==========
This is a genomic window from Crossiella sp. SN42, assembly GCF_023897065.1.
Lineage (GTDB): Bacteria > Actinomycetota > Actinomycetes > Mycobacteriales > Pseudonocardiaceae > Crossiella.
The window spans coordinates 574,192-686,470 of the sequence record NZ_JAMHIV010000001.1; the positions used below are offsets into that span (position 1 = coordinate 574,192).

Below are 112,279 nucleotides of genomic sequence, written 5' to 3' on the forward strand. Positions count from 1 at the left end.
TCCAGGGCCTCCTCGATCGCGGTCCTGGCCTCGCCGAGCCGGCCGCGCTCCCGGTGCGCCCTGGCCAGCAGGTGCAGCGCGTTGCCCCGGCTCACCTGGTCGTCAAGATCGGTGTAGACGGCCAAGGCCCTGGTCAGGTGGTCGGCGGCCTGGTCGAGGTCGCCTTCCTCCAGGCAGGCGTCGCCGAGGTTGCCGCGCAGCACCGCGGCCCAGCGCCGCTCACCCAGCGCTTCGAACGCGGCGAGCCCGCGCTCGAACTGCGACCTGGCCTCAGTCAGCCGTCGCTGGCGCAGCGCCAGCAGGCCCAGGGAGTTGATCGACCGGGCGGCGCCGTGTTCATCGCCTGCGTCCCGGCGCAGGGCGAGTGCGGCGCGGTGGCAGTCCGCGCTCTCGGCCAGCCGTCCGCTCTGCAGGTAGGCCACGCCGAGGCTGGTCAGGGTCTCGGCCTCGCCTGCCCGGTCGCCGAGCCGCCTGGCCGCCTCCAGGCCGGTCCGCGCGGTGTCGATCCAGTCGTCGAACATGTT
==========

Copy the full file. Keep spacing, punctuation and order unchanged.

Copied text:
This is a genomic window from Crossiella sp. SN42, assembly GCF_023897065.1.
Lineage (GTDB): Bacteria > Actinomycetota > Actinomycetes > Mycobacteriales > Pseudonocardiaceae > Crossiella.
The window spans coordinates 574,192-686,470 of the sequence record NZ_JAMHIV010000001.1; the positions used below are offsets into that span (position 1 = coordinate 574,192).

Below are 112,279 nucleotides of genomic sequence, written 5' to 3' on the forward strand. Positions count from 1 at the left end.
TCCAGGGCCTCCTCGATCGCGGTCCTGGCCTCGCCGAGCCGGCCGCGCTCCCGGTGCGCCCTGGCCAGCAGGTGCAGCGCGTTGCCCCGGCTCACCTGGTCGTCAAGATCGGTGTAGACGGCCAAGGCCCTGGTCAGGTGGTCGGCGGCCTGGTCGAGGTCGCCTTCCTCCAGGCAGGCGTCGCCGAGGTTGCCGCGCAGCACCGCGGCCCAGCGCCGCTCACCCAGCGCTTCGAACGCGGCGAGCCCGCGCTCGAACTGCGACCTGGCCTCAGTCAGCCGTCGCTGGCGCAGCGCCAGCAGGCCCAGGGAGTTGATCGACCGGGCGGCGCCGTGTTCATCGCCTGCGTCCCGGCGCAGGGCGAGTGCGGCGCGGTGGCAGTCCGCGCTCTCGGCCAGCCGTCCGCTCTGCAGGTAGGCCACGCCGAGGCTGGTCAGGGTCTCGGCCTCGCCTGCCCGGTCGCCGAGCCGCCTGGCCGCCTCCAGGCCGGTCCGCGCGGTGTCGATCCAGTCGTCGAACATGTT